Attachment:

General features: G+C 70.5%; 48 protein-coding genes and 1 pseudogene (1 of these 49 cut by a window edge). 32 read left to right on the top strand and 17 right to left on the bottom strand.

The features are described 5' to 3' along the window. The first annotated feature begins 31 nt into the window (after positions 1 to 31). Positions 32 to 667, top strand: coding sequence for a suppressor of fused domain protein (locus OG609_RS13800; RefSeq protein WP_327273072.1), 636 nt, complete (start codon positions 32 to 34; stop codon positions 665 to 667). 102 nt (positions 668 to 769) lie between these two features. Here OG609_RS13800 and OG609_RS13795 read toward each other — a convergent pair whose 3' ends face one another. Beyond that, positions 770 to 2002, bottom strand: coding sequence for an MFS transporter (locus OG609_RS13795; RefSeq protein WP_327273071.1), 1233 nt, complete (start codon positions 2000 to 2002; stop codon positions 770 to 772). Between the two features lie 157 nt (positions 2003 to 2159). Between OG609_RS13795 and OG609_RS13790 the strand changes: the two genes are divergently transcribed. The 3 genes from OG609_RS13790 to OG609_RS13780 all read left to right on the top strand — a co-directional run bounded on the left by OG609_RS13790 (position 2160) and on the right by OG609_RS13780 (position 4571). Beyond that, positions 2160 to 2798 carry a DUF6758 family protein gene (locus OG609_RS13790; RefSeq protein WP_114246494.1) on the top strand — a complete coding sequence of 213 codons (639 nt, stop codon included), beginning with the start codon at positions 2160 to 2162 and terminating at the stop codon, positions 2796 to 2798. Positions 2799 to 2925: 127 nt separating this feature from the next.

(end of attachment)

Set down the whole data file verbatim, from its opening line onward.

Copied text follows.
General features: G+C 70.5%; 48 protein-coding genes and 1 pseudogene (1 of these 49 cut by a window edge). 32 read left to right on the top strand and 17 right to left on the bottom strand.

The features are described 5' to 3' along the window. The first annotated feature begins 31 nt into the window (after positions 1 to 31). Positions 32 to 667, top strand: coding sequence for a suppressor of fused domain protein (locus OG609_RS13800; RefSeq protein WP_327273072.1), 636 nt, complete (start codon positions 32 to 34; stop codon positions 665 to 667). 102 nt (positions 668 to 769) lie between these two features. Here OG609_RS13800 and OG609_RS13795 read toward each other — a convergent pair whose 3' ends face one another. Beyond that, positions 770 to 2002, bottom strand: coding sequence for an MFS transporter (locus OG609_RS13795; RefSeq protein WP_327273071.1), 1233 nt, complete (start codon positions 2000 to 2002; stop codon positions 770 to 772). Between the two features lie 157 nt (positions 2003 to 2159). Between OG609_RS13795 and OG609_RS13790 the strand changes: the two genes are divergently transcribed. The 3 genes from OG609_RS13790 to OG609_RS13780 all read left to right on the top strand — a co-directional run bounded on the left by OG609_RS13790 (position 2160) and on the right by OG609_RS13780 (position 4571). Beyond that, positions 2160 to 2798 carry a DUF6758 family protein gene (locus OG609_RS13790; RefSeq protein WP_114246494.1) on the top strand — a complete coding sequence of 213 codons (639 nt, stop codon included), beginning with the start codon at positions 2160 to 2162 and terminating at the stop codon, positions 2796 to 2798. Positions 2799 to 2925: 127 nt separating this feature from the next.